After a bad night working second shift, Joe feels too keyed up to go straight to bed – but a workout at his 24/7 gym sounds like a great idea! 
He swipes his member card, changes into gym clothes, and jumps on the treadmill.  It’s great to be there alone – until the chest pains start.  Joe staggers towards the locker room where his phone is safely tucked into his pants pocket – but he doesn’t make it.  By the time the early morning crew arrives, it’s too late to call for help.

This isn’t just a personal and family tragedy: it can be a legal liability issue for any business that fails to take adequate safety measures to protect employees and customers.

Prepare For Medical Emergencies
If there’s a medical emergency at your business, do your employees know what to do?  What if no employees are present – or someone working alone suffers a fall or other emergency?  It’s not enough to just point out the first-aid kit during employee orientation because the most serious (and common) medical situations require more than a band-aid solution.

Heart attacks, for instance, are quite common.  According to OSHA, almost 900 people per day die from coronary heart disease in locations other than hospitals.  The federal safety agency estimates that up to 60% of the 6628 workplace deaths during 2001-2002 could have been prevented if the proper equipment had been on-site to help the injured person.  That’s why many federal, state, & even local laws require that public buildings and some private businesses maintain automated external defibrillators (AED) on site and train employees to use them.

Health clubs and similar facilities are most often the targets of state and local AED regulations for the simple fact that people go there primarily to exert themselves – sometimes they over-exert and become ill.  For instance:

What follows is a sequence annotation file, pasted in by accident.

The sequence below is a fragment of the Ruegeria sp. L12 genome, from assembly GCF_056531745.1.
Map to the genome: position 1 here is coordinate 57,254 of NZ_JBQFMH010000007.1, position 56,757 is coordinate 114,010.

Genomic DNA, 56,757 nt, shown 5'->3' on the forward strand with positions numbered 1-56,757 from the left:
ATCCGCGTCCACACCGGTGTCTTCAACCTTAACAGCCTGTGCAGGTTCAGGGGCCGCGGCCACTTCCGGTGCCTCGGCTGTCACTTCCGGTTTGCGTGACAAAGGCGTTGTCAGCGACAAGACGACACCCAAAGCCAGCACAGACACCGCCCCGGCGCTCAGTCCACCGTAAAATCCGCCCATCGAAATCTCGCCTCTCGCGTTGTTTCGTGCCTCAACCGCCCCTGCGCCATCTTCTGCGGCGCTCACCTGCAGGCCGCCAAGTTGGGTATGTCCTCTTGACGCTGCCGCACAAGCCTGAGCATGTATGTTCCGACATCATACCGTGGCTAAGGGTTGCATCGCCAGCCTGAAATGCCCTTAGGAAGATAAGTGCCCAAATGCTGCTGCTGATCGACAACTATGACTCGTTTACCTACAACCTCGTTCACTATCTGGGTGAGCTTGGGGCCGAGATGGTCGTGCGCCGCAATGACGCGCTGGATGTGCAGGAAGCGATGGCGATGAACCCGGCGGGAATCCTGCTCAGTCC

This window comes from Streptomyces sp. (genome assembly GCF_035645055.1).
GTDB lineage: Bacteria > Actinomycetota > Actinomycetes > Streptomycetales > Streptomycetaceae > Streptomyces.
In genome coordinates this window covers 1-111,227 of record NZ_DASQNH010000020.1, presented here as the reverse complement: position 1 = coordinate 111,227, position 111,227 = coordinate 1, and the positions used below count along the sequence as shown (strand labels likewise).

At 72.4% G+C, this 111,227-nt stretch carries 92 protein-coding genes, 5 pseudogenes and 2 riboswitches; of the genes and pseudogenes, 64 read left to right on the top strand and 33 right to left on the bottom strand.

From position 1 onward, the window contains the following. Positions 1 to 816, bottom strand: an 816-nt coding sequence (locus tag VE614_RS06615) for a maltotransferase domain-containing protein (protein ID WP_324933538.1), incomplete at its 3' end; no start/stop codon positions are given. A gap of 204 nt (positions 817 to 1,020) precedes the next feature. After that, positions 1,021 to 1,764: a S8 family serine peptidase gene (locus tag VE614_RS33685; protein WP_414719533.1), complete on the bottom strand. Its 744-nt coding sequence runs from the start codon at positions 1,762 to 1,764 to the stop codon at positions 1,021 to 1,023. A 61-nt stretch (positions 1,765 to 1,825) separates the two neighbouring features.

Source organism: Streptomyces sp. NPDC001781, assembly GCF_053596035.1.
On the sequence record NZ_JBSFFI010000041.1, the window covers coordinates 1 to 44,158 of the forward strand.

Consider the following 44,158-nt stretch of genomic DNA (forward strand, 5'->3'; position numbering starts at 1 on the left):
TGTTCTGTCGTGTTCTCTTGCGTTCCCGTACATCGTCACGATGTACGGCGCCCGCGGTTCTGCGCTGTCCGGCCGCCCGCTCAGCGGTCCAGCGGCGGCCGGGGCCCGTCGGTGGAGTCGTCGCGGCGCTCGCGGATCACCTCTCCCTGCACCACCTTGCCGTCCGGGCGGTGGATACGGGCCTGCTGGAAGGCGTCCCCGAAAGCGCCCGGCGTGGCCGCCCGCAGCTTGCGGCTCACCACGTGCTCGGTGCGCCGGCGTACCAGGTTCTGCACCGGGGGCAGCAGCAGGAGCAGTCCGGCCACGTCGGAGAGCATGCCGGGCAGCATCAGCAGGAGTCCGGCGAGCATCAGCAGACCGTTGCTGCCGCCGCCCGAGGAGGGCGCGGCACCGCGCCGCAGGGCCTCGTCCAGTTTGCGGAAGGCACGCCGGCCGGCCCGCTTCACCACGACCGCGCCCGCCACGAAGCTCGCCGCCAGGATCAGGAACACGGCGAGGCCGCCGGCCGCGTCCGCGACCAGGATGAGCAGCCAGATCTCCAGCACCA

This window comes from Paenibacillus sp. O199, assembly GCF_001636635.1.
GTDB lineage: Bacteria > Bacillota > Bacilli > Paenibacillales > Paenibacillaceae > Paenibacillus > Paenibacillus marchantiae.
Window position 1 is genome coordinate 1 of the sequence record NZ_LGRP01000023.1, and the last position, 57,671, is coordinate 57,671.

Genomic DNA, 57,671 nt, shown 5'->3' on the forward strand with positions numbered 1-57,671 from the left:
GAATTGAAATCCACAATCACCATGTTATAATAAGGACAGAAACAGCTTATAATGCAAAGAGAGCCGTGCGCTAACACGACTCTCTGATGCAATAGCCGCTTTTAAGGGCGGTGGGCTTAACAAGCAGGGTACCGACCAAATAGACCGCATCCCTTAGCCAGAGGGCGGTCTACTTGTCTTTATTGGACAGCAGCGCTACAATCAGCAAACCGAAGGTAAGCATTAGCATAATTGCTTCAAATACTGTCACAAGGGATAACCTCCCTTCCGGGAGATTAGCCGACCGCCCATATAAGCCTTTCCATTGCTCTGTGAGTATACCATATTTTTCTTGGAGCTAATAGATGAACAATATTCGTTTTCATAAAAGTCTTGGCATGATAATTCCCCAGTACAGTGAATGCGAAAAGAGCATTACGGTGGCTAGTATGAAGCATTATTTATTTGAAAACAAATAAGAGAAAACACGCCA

•        In 2011, Kara Kennedy, sister of the late Senator Edward Kennedy, died of a heart attack after a workout at her health club.
•        In 2007, Massachusetts required all health clubs to have AEDs.  Even before the law took effect, Planet Fitness in Weymouth purchased one – and soon used it to revive a 36-year-old member who collapsed during a workout.
•        In 2011, a personal trainer in Illinois revived two people in two years using an AED.

And yet, some health clubs resist regulations that they feel are too restrictive.  When the Kingston, MA Board of Health required all health clubs to have an employee trained in the use of AEDs on hand during all business hours, the owner of a local 24/7 facility protested.  His facility was open to members, but unstaffed overnight. The owner explained that customers knew they were exercising at their own risk because they “sign contracts saying they take personal responsibility for use of the gym after staffed hours.”

Those contracts may not be enough. Even in the absence of government regulations, health clubs would be wise to take precautions to protect employees and patrons.  A 2004 article in Trial magazine explained that federal regulations “make it difficult for health clubs to argue that AEDs are not yet recognized as necessary safety devices or that there are legal obstacles to having or using them.”  The article provides tips to help other attorneys litigate these types of lawsuits.

Solo Employees & Customers Are At Greatest Risk In A Medical Emergency
Still, the club owner in Kingston did point out a flaw in the over-reliance on AEDs for safety: you can’t use one on yourself.  That puts both employees and customers at risk if only one person is present.  Think of convenience stores and gas stations that have just one person on duty or a health club where someone exercises alone late at night. That’s why many businesses are installing personal medical alert systems.

Health clubs typically place the medical alert console somewhere in the center of the facility and provide alert buttons for the patrons to carry with them during their workout. Typically, the medical alert devices attach to a belt, wristband, or are worn as a necklace.  They don’t impede mobility but do allow the person to push a button and call for help.  Bay Alarm Medical has worked with many companies to install these systems.

Unlike AEDs, there are no regulations requiring medical alert systems, but they can provide an important element of safety and security for employees and customers.  Workplace safety requires a combination of training, infrastructure, and equipment.  Many companies now find that maintaining a safe and secure workplace also means keeping up with the latest technology.

Written by Danielle Garza